I have always driven a car that reflects my current state of mind, so trading a low slung luxury convertible for a Jeep Wrangler Unlimited was the first sign that change was imminent. After turning the key in the lock, closing Amantea Art Gallery in old Marco, I was ready to pursue the dream that nudged me into the Boston University School of Communication’s photojournalism program. I wanted to be a travel photographer.
Like many of us, life, babies and mortgages derail fluffy dream stuff for big girl responsibilities. Ah, but time, Social Security and an adventurous and patient husband allow for a midnight gallop into “bucket list” abyss.
So, as a prelude, why not have a little adventure on the drive from Marco to Boston?
Five years ago while bringing our boat through the intra-coastal from Ft. Lauderdale to Boston we graced the outer banks of the Carolinas. Sailing past at 20 knots our Captain and self appointed tour guide mentioned the wild horses that inhabit part of that archipelago. As if on cue, a prancing mare appeared and disappeared in the distant dunes—an apparition coaxing our return.
So…last July, leaving Marco to begin our snowbird migration, we pointed the Jeep, now named “One 4 the Road” north. We were determined to visit those majestic equines.
How the horses got there is speculation. However, the most common belief is that they survived from 16th century Spanish galleons that either grounded or shipwrecked near theisolated 175-string of sand dunes that form the outer banks from the Virginia line to the “Horrible Headland” known today as Cape Lookout.
The wild mustangs off historic Corolla, NC dwell on the Currituck Outer Banks and have survived an amazing 500 years by foraging on sea grass and wild oats. At times they withstood savage hurricanes and fierce nor’easters. Their profound endurance, inexorable spirit, and pure feral wildness are akin to the gut of American ethos.
I imagined photographing them in all their majestic glory, coats shining, long manes flying, stallions challenging each other for dominance, mares and colts nuzzling, herds racing alongside a crashing surf. My long lenses were packed, my data cards formatted, batteries charged and for good measure my portrait lights & stands were stored in the rear just in case I could get any them to pose for a family portrait. My anticipation was visceral and my trigger finger was itchy.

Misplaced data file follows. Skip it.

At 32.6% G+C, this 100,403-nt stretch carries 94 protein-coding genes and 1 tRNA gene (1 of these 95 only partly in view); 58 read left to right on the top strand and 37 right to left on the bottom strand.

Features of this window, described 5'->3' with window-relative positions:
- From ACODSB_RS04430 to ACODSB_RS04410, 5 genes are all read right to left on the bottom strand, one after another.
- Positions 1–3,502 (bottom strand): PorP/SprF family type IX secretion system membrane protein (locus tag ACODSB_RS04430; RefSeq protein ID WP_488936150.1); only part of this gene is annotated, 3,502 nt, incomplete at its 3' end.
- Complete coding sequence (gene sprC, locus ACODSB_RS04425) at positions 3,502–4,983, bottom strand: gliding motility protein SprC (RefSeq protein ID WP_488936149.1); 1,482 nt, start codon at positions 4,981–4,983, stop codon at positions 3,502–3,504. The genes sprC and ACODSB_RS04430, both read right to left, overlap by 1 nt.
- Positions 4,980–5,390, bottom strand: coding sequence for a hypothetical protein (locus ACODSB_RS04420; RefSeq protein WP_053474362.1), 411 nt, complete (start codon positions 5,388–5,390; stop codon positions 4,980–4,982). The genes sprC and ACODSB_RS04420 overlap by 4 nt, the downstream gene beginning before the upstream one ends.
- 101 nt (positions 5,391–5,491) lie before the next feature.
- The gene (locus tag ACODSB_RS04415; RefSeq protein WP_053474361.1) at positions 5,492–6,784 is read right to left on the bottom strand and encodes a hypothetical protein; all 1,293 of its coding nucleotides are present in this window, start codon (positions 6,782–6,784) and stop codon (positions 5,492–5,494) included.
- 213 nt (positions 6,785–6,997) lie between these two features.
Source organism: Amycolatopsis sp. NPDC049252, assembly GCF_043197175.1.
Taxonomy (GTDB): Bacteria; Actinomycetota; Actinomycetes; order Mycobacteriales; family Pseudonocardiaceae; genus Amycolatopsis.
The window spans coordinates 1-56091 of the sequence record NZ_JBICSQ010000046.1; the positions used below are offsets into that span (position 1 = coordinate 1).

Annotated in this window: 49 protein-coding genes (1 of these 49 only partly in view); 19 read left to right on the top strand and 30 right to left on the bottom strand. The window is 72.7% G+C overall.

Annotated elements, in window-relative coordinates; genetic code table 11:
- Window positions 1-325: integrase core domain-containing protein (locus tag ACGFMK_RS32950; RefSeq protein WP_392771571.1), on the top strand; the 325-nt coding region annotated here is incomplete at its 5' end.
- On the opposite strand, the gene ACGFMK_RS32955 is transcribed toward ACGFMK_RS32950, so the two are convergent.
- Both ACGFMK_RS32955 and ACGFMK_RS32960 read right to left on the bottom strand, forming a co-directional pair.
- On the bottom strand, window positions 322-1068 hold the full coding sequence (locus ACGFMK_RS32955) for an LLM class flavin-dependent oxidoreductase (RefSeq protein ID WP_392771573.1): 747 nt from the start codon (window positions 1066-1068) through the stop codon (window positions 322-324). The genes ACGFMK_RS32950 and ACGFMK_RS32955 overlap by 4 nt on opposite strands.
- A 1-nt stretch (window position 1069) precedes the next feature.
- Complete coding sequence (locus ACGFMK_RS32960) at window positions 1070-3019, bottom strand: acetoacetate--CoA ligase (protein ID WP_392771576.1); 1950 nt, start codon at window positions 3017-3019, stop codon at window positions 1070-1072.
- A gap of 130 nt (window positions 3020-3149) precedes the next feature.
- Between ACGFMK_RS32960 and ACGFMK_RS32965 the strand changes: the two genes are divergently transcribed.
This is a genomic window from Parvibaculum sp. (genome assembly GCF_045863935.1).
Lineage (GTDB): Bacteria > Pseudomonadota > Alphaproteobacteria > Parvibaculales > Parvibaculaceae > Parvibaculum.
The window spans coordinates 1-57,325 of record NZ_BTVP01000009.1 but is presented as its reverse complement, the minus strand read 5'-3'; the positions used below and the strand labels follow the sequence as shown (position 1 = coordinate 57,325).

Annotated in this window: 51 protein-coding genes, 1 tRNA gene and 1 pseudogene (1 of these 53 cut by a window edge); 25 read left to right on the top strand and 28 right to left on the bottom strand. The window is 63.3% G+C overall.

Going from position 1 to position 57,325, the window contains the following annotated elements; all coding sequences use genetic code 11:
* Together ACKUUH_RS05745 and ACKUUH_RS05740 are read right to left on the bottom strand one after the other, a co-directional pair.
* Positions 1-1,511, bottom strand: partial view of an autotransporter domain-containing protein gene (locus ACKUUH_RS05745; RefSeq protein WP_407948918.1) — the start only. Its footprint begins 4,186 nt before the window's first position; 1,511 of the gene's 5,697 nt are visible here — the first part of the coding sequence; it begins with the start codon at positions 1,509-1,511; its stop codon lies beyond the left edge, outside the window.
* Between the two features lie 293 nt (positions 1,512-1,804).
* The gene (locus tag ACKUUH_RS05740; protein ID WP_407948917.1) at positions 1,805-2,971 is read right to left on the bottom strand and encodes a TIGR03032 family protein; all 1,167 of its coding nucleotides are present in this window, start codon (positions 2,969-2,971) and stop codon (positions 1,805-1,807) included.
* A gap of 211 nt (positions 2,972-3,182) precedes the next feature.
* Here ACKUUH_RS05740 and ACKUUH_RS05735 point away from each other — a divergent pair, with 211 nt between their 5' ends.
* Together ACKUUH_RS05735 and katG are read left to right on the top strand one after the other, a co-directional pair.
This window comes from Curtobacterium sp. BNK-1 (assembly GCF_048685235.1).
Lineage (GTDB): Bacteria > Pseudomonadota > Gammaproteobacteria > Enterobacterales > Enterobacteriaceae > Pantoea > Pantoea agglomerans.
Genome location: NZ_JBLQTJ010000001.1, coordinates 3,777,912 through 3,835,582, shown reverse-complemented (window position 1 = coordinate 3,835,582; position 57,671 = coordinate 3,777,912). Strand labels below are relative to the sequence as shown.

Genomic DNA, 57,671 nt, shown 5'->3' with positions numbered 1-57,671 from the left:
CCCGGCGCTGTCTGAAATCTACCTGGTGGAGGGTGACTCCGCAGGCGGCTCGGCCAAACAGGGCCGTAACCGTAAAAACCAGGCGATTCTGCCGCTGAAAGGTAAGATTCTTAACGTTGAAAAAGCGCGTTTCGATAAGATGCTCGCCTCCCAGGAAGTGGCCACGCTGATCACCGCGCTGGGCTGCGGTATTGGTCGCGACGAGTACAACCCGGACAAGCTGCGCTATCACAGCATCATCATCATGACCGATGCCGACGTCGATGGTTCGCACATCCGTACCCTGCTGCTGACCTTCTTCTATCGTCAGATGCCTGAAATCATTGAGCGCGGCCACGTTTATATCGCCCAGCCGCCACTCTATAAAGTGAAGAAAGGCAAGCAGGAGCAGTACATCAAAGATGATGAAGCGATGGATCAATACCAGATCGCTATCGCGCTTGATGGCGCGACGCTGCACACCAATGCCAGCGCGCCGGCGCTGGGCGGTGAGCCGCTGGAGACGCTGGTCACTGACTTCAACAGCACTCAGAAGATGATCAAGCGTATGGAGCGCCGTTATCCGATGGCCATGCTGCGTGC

We arrived early afternoon with enough time to secure accommodations for our one night drive by shoot and visit Corolla Wild Horse Museum for information and advice. We learned from the volunteer docent that we could drive directly onto the beach as far as the Virginia border approximately 12 miles. She reminded us that a local posted ordinance forbids going within 50 feet of the horses or feeding them. The horsescan only process what grasses they normally eat.
We were delighted to find there were no time restrictions mainly because I like to photograph in late afternoon and early morning for the most ideal light. I also knew those hours were usually the optimum for wildlife sightings. We would have one afternoon and evening and the next morning to shoot.
We mounted up and headed for the beach pass. Tour companies of Corolla must have struck one heck of a deal with Chrysler because half of the Jeeps ever made were driving on the beach that afternoon. Not to be outdone, pickup trucks were also present in formidable numbers. The sand was deeply rutted and tracks were at least 10 inches deep. Jeeps like mine were roofless and were outfitted with a third back seat. Now, I’ve never driven in four wheel drive in deep soft sand but here’s the deal—you can’t slow down or stop because you’ll get stuck and would have to spend the rest of your life right there in the sand trap probably covered with Jeep tracks. Meanwhile, some other fool is coming behind you forced into the same rut and another toward you at the same ridiculous speed bouncing like a rabid jackhammer.